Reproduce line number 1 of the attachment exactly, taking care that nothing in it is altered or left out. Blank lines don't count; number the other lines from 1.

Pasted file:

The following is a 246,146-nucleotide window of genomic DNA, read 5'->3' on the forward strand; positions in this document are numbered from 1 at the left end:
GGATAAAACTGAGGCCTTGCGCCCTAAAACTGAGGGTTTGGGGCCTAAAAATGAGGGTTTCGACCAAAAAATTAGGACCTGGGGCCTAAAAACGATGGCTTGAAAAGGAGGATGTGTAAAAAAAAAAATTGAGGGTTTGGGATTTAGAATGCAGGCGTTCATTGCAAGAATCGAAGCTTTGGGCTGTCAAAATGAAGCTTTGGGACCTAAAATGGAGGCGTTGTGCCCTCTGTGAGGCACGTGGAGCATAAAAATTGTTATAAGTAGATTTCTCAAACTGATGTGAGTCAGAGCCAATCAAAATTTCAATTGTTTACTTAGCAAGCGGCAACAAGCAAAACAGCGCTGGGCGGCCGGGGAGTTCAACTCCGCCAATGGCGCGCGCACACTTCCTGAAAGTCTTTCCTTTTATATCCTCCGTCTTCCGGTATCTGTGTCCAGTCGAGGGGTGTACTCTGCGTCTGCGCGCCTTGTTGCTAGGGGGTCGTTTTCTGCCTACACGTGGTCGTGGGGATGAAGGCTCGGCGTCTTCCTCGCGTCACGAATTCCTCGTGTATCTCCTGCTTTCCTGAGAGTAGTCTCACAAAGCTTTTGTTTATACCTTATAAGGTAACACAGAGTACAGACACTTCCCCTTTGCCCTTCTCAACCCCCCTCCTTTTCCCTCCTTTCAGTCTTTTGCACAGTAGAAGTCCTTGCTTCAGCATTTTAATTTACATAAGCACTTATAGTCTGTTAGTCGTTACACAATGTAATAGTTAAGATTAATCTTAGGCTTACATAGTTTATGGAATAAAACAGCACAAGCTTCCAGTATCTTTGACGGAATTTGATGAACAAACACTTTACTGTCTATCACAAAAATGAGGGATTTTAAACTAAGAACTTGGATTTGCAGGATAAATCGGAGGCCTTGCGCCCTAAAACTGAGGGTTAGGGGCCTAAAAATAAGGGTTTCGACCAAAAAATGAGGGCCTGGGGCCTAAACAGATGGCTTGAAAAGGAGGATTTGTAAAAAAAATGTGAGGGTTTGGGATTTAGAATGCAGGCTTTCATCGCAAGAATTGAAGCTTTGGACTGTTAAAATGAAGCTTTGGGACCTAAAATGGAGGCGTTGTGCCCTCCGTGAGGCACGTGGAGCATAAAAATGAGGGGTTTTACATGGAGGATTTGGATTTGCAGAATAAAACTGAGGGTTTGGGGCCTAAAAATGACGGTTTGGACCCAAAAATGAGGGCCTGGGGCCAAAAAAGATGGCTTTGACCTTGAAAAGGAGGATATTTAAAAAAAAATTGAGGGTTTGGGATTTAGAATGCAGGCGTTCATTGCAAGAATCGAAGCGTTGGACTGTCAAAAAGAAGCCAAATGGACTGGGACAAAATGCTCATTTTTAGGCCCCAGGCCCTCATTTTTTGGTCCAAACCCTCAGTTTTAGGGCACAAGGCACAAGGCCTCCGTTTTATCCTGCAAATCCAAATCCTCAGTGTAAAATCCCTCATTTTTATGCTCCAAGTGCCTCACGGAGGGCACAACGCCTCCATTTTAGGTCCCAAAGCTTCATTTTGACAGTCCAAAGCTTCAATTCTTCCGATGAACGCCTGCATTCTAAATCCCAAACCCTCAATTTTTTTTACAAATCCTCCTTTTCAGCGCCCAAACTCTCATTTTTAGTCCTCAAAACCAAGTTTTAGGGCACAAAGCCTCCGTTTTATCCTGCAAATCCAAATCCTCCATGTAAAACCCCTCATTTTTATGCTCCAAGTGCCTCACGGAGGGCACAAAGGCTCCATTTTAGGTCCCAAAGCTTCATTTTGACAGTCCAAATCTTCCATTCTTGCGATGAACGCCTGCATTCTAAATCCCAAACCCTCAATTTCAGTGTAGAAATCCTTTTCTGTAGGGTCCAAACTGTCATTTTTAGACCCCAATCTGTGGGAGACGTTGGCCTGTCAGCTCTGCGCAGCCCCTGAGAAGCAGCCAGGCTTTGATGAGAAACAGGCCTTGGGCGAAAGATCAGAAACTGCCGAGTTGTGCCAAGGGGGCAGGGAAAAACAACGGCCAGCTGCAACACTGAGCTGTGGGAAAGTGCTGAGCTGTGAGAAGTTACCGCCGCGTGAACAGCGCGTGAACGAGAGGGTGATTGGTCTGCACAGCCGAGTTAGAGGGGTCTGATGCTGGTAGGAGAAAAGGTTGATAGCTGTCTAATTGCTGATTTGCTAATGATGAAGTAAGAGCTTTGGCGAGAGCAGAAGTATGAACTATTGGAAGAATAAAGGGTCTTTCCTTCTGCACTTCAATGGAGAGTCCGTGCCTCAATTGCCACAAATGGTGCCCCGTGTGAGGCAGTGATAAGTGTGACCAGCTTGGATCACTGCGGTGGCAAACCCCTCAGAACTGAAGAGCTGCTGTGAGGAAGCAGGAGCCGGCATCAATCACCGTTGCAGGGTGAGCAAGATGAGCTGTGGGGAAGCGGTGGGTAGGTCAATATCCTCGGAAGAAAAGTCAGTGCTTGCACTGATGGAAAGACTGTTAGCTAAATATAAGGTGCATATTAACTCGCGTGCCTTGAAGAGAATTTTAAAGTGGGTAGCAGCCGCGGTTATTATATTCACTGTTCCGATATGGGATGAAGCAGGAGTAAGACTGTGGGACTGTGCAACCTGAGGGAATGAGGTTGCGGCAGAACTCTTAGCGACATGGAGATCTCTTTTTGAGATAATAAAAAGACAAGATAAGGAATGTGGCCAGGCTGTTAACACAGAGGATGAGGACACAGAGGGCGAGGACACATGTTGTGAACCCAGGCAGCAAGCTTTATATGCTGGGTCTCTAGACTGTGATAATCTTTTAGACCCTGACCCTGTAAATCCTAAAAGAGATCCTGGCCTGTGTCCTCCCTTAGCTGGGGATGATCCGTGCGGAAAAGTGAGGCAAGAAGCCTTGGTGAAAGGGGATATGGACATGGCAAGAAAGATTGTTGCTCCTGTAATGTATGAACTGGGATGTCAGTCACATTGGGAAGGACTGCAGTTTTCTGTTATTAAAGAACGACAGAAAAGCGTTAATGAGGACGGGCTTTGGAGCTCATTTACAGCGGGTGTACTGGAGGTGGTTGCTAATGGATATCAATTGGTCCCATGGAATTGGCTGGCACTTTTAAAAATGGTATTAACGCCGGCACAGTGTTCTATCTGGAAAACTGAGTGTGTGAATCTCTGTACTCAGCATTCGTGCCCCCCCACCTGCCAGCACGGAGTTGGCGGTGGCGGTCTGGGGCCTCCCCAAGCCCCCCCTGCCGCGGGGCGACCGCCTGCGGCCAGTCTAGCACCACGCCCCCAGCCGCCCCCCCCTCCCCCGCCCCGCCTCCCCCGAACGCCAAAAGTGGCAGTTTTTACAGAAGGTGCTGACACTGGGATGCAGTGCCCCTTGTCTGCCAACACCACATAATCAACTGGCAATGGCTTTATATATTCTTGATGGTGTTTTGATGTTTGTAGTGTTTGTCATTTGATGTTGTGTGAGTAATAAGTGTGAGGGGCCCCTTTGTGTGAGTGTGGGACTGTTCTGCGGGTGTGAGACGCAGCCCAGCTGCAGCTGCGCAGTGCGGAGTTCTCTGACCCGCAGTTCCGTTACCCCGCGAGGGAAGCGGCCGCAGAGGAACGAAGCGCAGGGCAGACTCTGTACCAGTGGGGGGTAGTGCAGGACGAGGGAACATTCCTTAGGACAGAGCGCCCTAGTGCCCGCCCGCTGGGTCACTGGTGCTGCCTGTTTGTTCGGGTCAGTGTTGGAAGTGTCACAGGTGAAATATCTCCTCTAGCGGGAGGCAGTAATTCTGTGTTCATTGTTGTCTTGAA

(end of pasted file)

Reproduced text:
The following is a 246,146-nucleotide window of genomic DNA, read 5'->3' on the forward strand; positions in this document are numbered from 1 at the left end: